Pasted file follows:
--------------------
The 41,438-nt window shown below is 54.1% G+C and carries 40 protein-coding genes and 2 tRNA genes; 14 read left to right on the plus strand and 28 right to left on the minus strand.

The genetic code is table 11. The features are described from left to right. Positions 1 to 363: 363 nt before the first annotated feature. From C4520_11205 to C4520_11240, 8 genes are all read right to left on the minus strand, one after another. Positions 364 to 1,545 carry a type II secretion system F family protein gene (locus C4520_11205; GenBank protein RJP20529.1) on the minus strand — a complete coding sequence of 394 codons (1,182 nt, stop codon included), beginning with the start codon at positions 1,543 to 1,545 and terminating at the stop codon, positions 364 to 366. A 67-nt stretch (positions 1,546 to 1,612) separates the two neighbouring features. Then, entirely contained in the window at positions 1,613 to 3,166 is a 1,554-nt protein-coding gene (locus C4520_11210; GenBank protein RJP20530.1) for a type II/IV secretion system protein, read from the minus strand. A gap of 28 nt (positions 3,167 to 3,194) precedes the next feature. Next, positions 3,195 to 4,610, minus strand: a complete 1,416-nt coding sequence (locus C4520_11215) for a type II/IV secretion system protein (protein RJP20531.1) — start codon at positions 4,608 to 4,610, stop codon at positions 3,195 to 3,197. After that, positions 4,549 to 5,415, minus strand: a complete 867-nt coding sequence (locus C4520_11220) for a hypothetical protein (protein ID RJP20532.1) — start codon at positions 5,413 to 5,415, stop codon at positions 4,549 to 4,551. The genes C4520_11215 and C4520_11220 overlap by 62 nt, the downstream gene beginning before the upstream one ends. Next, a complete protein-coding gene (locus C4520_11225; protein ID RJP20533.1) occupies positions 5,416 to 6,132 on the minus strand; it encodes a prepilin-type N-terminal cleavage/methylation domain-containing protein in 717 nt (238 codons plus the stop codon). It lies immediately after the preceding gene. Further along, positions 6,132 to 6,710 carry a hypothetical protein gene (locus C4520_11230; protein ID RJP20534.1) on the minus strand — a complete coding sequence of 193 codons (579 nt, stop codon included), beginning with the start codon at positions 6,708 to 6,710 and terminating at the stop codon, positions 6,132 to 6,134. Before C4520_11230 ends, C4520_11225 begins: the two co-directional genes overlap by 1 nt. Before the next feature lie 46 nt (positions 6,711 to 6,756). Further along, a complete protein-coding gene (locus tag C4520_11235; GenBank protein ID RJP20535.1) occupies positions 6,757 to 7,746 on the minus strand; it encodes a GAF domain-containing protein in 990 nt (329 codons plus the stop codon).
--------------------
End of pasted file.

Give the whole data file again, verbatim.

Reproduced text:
The 41,438-nt window shown below is 54.1% G+C and carries 40 protein-coding genes and 2 tRNA genes; 14 read left to right on the plus strand and 28 right to left on the minus strand.

The genetic code is table 11. The features are described from left to right. Positions 1 to 363: 363 nt before the first annotated feature. From C4520_11205 to C4520_11240, 8 genes are all read right to left on the minus strand, one after another. Positions 364 to 1,545 carry a type II secretion system F family protein gene (locus C4520_11205; GenBank protein RJP20529.1) on the minus strand — a complete coding sequence of 394 codons (1,182 nt, stop codon included), beginning with the start codon at positions 1,543 to 1,545 and terminating at the stop codon, positions 364 to 366. A 67-nt stretch (positions 1,546 to 1,612) separates the two neighbouring features. Then, entirely contained in the window at positions 1,613 to 3,166 is a 1,554-nt protein-coding gene (locus C4520_11210; GenBank protein RJP20530.1) for a type II/IV secretion system protein, read from the minus strand. A gap of 28 nt (positions 3,167 to 3,194) precedes the next feature. Next, positions 3,195 to 4,610, minus strand: a complete 1,416-nt coding sequence (locus C4520_11215) for a type II/IV secretion system protein (protein RJP20531.1) — start codon at positions 4,608 to 4,610, stop codon at positions 3,195 to 3,197. After that, positions 4,549 to 5,415, minus strand: a complete 867-nt coding sequence (locus C4520_11220) for a hypothetical protein (protein ID RJP20532.1) — start codon at positions 5,413 to 5,415, stop codon at positions 4,549 to 4,551. The genes C4520_11215 and C4520_11220 overlap by 62 nt, the downstream gene beginning before the upstream one ends. Next, a complete protein-coding gene (locus C4520_11225; protein ID RJP20533.1) occupies positions 5,416 to 6,132 on the minus strand; it encodes a prepilin-type N-terminal cleavage/methylation domain-containing protein in 717 nt (238 codons plus the stop codon). It lies immediately after the preceding gene. Further along, positions 6,132 to 6,710 carry a hypothetical protein gene (locus C4520_11230; protein ID RJP20534.1) on the minus strand — a complete coding sequence of 193 codons (579 nt, stop codon included), beginning with the start codon at positions 6,708 to 6,710 and terminating at the stop codon, positions 6,132 to 6,134. Before C4520_11230 ends, C4520_11225 begins: the two co-directional genes overlap by 1 nt. Before the next feature lie 46 nt (positions 6,711 to 6,756). Further along, a complete protein-coding gene (locus tag C4520_11235; GenBank protein ID RJP20535.1) occupies positions 6,757 to 7,746 on the minus strand; it encodes a GAF domain-containing protein in 990 nt (329 codons plus the stop codon).